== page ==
This brings me to the conclusion that there is not ‘one size fits all’ for this, and maybe we should include different levels of self-certification. AT one poit last week my friend and partner in “crime”
E-patientDave send me a tweet : “how about a 5-star rating ?’, which seemed to be so logical. And for that we started to write about what the different levels should or could be. should it be from 1 to 5, or even include negative ones so minus 1 star. I think it has to be a simple understandable, recognizable format, so we stick to the 5 star-format

But in concepting what each star stands for with Dave, it suddenly struck me that we were almost are doing the same as some others; filling the blanks for those of you out there. So that’s why i need your help. And why i would like to ask you to what the different stars in engagement level for healthcare conferences should stand for from 1 to 5.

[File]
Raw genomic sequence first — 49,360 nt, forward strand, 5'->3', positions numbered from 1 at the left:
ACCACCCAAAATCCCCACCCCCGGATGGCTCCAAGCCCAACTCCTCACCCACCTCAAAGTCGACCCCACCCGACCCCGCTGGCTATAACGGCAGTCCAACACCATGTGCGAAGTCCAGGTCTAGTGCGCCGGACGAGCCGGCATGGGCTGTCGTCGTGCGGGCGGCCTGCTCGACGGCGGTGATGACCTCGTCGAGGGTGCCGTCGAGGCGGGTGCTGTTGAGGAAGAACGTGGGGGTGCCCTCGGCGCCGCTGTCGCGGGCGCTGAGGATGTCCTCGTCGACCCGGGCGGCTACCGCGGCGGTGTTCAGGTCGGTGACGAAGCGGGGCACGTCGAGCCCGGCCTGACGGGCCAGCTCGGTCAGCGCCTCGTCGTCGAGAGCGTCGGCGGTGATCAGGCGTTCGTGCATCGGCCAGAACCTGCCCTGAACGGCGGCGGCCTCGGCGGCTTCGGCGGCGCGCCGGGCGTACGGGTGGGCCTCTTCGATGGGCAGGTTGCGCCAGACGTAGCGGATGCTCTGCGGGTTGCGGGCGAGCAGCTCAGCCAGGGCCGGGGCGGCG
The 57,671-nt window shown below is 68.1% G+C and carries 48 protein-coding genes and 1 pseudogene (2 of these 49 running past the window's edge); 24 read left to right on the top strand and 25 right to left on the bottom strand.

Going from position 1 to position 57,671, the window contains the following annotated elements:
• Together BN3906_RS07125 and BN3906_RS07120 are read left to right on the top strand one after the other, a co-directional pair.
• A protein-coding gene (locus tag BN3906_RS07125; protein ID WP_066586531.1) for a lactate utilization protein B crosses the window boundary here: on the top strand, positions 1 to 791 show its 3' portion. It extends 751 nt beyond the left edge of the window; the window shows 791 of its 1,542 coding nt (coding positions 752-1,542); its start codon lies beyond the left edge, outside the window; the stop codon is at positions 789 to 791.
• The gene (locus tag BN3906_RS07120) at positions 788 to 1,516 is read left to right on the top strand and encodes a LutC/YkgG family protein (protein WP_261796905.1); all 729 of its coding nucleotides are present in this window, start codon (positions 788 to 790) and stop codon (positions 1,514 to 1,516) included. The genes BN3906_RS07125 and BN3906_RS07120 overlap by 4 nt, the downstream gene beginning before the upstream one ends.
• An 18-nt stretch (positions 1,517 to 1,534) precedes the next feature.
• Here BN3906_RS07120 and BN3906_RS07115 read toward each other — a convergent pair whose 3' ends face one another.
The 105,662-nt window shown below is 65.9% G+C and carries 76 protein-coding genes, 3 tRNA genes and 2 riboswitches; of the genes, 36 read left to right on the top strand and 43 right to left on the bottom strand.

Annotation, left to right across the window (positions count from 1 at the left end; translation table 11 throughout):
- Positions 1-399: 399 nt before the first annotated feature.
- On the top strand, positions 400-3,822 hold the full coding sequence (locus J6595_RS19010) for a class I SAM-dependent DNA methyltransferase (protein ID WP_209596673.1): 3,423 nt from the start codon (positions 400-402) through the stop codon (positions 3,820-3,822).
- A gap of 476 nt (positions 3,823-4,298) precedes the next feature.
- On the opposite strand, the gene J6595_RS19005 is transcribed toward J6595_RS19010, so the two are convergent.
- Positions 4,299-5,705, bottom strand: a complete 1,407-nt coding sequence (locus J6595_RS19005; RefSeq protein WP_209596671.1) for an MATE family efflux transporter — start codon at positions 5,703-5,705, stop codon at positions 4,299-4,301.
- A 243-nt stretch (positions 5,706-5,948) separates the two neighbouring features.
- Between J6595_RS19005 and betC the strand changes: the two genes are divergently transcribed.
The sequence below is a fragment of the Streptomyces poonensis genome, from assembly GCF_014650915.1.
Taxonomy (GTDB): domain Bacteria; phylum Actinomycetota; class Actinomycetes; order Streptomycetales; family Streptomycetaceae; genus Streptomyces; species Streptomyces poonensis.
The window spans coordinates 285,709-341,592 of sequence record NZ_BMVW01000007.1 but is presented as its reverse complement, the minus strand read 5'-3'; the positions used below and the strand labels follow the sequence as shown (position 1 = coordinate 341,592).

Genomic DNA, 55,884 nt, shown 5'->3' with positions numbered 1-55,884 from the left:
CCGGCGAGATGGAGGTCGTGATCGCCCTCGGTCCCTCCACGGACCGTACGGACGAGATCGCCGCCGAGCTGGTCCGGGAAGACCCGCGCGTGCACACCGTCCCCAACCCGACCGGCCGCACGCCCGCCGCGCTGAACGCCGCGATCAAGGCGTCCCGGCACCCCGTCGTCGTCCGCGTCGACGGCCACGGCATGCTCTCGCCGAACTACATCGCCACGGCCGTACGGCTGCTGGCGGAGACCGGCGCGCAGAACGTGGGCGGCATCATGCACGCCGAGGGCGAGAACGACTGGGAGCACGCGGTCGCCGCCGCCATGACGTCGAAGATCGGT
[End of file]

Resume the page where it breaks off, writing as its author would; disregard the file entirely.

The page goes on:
After running this for a few weeks i will post a new set, based on your input here and though all our channels, hoping you will boost that message to each and ever event-organizer running a health(care) event. And with that boosting the “patients Included Act” to the next level.

This of course is not alone true with events, within a few days from now we (as Radboud REshape & Innovation Center” will announce though a press release our next step in the area of the ‘patients included act

Please add your perspective on the 1-5 star rating below. 

Example :

1: free tickets available for patients

2: patients in the program commitee

3: patients on stage or in panel

4: patients in program comitee and on stage or panel.

5: patients in program comitee and on stage or panel and under same conditions as the other professional speakers.

I am curious to your set-up of the 5 stars.

 

Maarten Lens-FitzGerald on TEDxMaastricht 2012

 

 

 

2 reacties